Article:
The Design and Technology Institute (DTI) has launched the Precision Quality training programme, PQ, for the effective integration of young people into the world of work. The precision quality training programme was designed and developed in partnership with industry experts and has been accredited by the Commission for Technical and Vocational Education Training (COTVET).
The PQ programme forms part of DTI’s partnership agreement with the MasterCard Foundation. Under this agreement, 40,000 direct and indirect work opportunities and jobs will be created for young people within the next three years. It will be carried out through the “Transforming youth TVET livelihoods for sustainable jobs” intervention project under the Mastercard Foundation’s “Young Africa Works, (YAW)” initiative. The project will provide training to 1000 youth in precision fabrication. It will enhance the Competency-based learning of selected Technical Universities in TVET training to reach 5000 students. Furthermore, it will train 5000 Master Craft Persons (MCPs) in precision quality as well as 1000 Small and Medium Scale Enterprises (SMEs) to improve their work skills and practices to meet global industry standards.
At the Technical Universities, the PQ curriculum, will through the Competency-based learning TVET training, equip young people with industry demand skills. In addition, it positions Master Craft Persons (MCPs) and SMEs to operate their businesses in an organized, safe and healthy environment for growth, providing opportunities for training and career progression and creating more jobs.
PQ training consists of five training modules: Change to grow, process integration, people and team development, health and safety in the workplace, and managing quality and customer relations.
Speaking at the workshop, the Chief Executive Officer (CEO) of DTI, Ms. Constance Elizabeth Swaniker emphasized the need for the development of effective policies that will facilitate the transition of young people from education and training to work, and for Academia, Industry, Policy makers and the artisan’s communities to work as a team for the implementation of these policies. She reiterated DTI’s commitment to continue to develop programmes that will set its students apart in industry and business as well as create jobs for the youth. According to her, solving the issue of youth unemployment on the African continent is key to poverty reduction. “It is possible to eradicate poverty, not as a dream, but because we have the right tools and materials to achieve that,” she added.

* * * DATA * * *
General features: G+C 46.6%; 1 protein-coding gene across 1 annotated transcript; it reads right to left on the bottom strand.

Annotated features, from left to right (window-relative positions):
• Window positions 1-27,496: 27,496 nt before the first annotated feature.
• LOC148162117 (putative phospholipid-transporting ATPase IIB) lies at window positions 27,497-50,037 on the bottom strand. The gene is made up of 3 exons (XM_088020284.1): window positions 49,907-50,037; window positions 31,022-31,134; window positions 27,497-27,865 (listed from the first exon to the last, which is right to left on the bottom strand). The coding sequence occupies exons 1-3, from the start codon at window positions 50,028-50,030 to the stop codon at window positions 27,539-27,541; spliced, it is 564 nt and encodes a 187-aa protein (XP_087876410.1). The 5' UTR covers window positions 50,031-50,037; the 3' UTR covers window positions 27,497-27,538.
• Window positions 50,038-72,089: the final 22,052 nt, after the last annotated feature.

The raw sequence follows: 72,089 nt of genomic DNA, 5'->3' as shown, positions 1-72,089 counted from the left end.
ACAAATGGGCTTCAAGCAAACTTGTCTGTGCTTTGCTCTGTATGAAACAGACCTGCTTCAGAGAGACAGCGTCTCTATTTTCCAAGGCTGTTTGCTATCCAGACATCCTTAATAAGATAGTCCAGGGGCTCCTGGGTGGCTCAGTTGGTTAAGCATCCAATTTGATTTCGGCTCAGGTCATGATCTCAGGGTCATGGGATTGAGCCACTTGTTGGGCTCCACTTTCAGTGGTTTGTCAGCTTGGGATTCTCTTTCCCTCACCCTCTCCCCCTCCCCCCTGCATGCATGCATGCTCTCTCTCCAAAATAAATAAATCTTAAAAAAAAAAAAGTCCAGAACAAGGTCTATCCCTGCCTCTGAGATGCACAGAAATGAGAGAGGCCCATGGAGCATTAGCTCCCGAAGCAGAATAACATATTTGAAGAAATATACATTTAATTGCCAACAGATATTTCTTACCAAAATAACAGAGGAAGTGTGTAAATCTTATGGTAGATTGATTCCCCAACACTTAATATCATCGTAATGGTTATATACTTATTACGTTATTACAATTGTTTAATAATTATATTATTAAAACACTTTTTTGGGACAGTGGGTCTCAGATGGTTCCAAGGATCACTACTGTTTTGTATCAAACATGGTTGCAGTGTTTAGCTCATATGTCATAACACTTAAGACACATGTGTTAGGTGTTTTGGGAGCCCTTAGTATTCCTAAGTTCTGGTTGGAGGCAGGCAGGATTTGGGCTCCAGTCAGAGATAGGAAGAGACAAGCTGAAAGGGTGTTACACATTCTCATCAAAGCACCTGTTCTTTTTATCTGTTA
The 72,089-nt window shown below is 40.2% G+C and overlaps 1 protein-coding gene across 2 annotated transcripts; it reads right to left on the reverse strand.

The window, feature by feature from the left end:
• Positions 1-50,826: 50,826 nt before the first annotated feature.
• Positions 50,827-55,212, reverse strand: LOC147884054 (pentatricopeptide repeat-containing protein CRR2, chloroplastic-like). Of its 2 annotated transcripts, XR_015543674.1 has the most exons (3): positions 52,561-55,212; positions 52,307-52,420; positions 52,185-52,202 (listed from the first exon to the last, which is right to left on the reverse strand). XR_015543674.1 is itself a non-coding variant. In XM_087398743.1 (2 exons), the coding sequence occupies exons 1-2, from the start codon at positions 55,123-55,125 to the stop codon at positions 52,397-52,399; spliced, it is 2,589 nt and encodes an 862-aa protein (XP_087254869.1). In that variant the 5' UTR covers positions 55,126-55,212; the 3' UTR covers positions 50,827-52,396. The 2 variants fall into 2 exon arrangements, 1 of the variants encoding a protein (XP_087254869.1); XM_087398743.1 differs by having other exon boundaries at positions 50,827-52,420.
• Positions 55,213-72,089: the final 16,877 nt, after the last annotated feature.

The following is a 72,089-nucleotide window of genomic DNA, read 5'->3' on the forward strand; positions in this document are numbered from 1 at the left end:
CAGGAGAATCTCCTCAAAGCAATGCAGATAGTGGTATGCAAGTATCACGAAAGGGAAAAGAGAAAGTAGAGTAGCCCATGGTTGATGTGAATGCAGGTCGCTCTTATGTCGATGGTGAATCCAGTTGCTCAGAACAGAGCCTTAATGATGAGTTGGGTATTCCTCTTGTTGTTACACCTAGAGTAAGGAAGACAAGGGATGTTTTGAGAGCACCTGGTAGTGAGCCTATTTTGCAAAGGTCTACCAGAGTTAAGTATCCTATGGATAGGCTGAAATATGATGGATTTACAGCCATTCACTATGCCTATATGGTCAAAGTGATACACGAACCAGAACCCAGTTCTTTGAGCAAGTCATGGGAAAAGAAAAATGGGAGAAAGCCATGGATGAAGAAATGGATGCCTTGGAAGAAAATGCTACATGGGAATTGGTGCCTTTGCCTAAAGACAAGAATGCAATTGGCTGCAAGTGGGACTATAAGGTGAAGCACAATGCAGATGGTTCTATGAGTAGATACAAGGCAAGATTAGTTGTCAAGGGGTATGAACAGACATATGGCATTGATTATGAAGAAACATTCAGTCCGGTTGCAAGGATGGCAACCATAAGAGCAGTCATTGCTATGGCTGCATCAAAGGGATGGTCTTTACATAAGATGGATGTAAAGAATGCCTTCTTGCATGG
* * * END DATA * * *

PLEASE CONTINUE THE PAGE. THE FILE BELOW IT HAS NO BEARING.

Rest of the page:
Professor Ben Q. Honyenuga, Vice-Chancellor of Ho Technical University, the guest of honour, in his remarks about the programme stated, that “TVET and skills training is the future for economic growth in Ghana and Africa because of its employment potential. He urged stakeholders in academia to partner institutions like DTI to develop programmes that support employment creation for the youth. He also appealed to stakeholders in TVET to “focus on developing quality educational programmes to equip the youth with the right skills and create the enabling environment for them to set up their own businesses. He believes that the youth can be positioned to lead the economic recovery process in Ghana and Africa as a whole and to leverage technology to connect with the market and expand it.”
Government officials, regulators in TVET, private sector organizations, educational institutions, civil society, and development partners attended the event. It was streamed online in adherence to the COVID-19 protocols to protect lives and property.